Many of a certain age nostalgically recall the Muscular Dystrophy Association’s (MDA) annual Labor Day Telethon as a holiday must-see, coinciding with the end of summer.
From 1966 to 2010, the 21 ½-hour fundraising extravaganza was hosted by legendary comic and actor Jerry Lewis, who had been doing televised fundraisers for MDA since the middle 1950s. The telethon seen annually on television screens across America and became a forerunner of modern-day crowdfunding before the concept even existed. The annual event raised more than $2.5 billion for the Chicago-based charity and gave rise to a new public awareness of neuromuscular disorders of which most people had not previously heard.
Lewis’ announced his retirement in early 2011 and the telethon continued in streamlined format, rechristened the “MDA Show of Strength Telethon.” Changing demographics and viewer habits led MDA to pull the plug after the event aired for the final time in 2014.
The organization has evolved the fundraising from a weekend to a month event via its 30 Days of Strength campaign. The campaign features collaborations with influencers and community leaders including MDA National Spokesperson Nyheim Hines, running back for the NFL Buffalo Bills, and coincides with September’s designation as National Muscular Dystrophy Awareness Month.
“When the telethon first started, there was no field of medicine dealing with muscle loss,” MDA Chief Marketing Officer Morgan Roth told The NonProfit Times. “Were it not for the telethon and the billions of dollars it raised, we would not have been able to announce more than 20 FDA (Food and Drug Administration) approved therapies and treatments for neuromuscular diseases just since 2015. But for people like me who live with neuromuscular disease, it wasn’t only about the dollars raised. It was also about creating awareness and getting scientists excited about the possibilities to treat these diseases, which were devastating and oftentimes fatal.”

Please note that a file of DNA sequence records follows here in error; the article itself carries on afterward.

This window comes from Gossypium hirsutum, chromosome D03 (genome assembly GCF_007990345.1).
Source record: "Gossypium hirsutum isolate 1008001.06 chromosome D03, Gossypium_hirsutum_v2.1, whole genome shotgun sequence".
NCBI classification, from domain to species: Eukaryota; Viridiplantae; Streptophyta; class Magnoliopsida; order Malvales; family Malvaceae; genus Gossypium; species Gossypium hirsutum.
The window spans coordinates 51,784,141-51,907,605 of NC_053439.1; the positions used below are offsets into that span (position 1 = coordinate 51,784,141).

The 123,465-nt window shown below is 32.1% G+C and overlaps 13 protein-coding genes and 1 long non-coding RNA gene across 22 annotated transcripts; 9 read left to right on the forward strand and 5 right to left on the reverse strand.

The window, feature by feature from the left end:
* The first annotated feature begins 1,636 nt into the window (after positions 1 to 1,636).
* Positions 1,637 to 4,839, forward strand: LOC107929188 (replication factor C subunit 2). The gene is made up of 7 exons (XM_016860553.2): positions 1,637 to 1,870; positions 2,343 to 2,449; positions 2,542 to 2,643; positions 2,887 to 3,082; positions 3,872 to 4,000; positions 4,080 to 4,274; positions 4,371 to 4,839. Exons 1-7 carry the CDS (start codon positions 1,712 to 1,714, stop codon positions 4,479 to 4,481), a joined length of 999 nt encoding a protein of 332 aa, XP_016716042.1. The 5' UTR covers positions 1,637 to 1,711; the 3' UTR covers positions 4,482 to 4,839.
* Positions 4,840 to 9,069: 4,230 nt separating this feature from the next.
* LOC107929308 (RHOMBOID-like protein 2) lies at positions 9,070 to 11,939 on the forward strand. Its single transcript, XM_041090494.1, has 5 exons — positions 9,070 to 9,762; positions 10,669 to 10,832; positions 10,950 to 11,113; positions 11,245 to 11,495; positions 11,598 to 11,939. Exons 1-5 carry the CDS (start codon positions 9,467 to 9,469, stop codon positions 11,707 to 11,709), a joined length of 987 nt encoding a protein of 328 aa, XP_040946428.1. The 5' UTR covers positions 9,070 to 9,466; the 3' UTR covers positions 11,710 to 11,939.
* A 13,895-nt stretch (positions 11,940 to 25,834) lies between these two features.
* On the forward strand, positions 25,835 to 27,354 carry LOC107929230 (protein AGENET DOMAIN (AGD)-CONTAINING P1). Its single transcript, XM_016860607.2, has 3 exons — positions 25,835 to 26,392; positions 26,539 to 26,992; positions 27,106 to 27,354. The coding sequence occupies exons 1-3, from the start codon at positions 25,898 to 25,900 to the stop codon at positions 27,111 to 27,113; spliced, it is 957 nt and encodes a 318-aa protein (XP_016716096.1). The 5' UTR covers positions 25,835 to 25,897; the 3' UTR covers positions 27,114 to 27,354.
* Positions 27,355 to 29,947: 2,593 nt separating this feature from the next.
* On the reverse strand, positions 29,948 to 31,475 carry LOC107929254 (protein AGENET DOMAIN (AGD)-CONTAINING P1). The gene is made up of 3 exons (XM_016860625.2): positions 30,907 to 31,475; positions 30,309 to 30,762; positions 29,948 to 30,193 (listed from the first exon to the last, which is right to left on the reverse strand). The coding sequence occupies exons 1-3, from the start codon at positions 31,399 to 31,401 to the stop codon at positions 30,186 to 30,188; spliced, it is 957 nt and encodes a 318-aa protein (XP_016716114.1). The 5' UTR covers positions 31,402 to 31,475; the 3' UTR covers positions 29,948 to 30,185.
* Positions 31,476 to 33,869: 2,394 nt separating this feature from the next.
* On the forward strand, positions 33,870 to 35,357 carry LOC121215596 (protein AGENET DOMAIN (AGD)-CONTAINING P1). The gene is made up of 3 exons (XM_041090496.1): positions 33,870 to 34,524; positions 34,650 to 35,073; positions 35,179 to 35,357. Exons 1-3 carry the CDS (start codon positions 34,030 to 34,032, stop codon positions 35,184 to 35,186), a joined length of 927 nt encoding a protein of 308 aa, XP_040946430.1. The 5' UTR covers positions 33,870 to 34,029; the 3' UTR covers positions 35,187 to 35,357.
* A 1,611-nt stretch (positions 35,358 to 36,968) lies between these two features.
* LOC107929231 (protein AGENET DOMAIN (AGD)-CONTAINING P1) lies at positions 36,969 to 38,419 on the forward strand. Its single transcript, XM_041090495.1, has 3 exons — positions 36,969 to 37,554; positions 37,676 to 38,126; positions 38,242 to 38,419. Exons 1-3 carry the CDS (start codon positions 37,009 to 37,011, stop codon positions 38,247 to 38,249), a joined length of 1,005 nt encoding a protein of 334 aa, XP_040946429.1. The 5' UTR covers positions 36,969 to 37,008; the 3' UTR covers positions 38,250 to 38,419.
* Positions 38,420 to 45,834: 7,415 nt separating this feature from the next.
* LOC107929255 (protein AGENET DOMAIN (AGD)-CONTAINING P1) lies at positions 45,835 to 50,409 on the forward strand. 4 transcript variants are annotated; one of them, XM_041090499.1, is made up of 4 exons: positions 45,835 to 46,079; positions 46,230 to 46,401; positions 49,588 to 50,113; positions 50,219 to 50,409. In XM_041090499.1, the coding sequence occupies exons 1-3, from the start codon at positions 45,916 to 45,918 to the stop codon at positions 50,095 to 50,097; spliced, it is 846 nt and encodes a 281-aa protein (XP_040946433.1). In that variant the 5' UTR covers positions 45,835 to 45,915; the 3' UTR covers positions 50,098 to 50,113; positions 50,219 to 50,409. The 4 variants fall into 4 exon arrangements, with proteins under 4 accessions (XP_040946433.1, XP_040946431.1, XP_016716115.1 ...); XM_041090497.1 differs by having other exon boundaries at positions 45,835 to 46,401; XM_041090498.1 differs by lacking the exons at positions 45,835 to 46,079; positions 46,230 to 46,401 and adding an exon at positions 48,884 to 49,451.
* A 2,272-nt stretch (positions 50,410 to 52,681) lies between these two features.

For an organization that once received as much as one-third of annual revenue from the telethon, hitting the sweet spot of fundraising in the years since has required it to evolve its strategy to what Roth called “an amalgam of modern-day outreach” including direct mail, email marketing, social media, and other digital channels. Additional fundraising continues via decades-long partnerships with the International Association of Fire Fighters (IAFF) Fill the Boot campaign and National Association of Letter Carriers (NALC) Deliver the Cure campaign, which have generated $690 million and $105 million respectively during the past 70 years. The MDA Shamrocks campaign, held in the runup to St. Patrick’s Day, has raised an additional $340 million during the past four decades through sales of iconic paper shamrocks representing good luck. The charity also enjoys continued support from corporate benefactors including Harley-Davidson and Citgo.
MDA reported $63.3 million in revenue on its 2022 federal Form 990, about flat from the previous filing year. “Like a lot of nonprofits, we are turning to digital and other opportunities throughout the year rather relying on just one massive fundraising event. The burden on us now is to maintain a level of revenue so we can continue breakthrough science and continue advocating for the rights and access of the neuromuscular disease community,” Roth said.
The early groundwork laid by the telethon cannot be overstated, however. “MDA will be forever grateful to Jerry Lewis, a world-class humanitarian, for his indefatigable and inspiring work on behalf of kids and families with neuromuscular diseases and for the countless dollars his commitment helped raise for critical research and services,” MDA leaders said via a statement. Classic footage from the telethon can be viewed online at the MDA Telethon YouTube channel.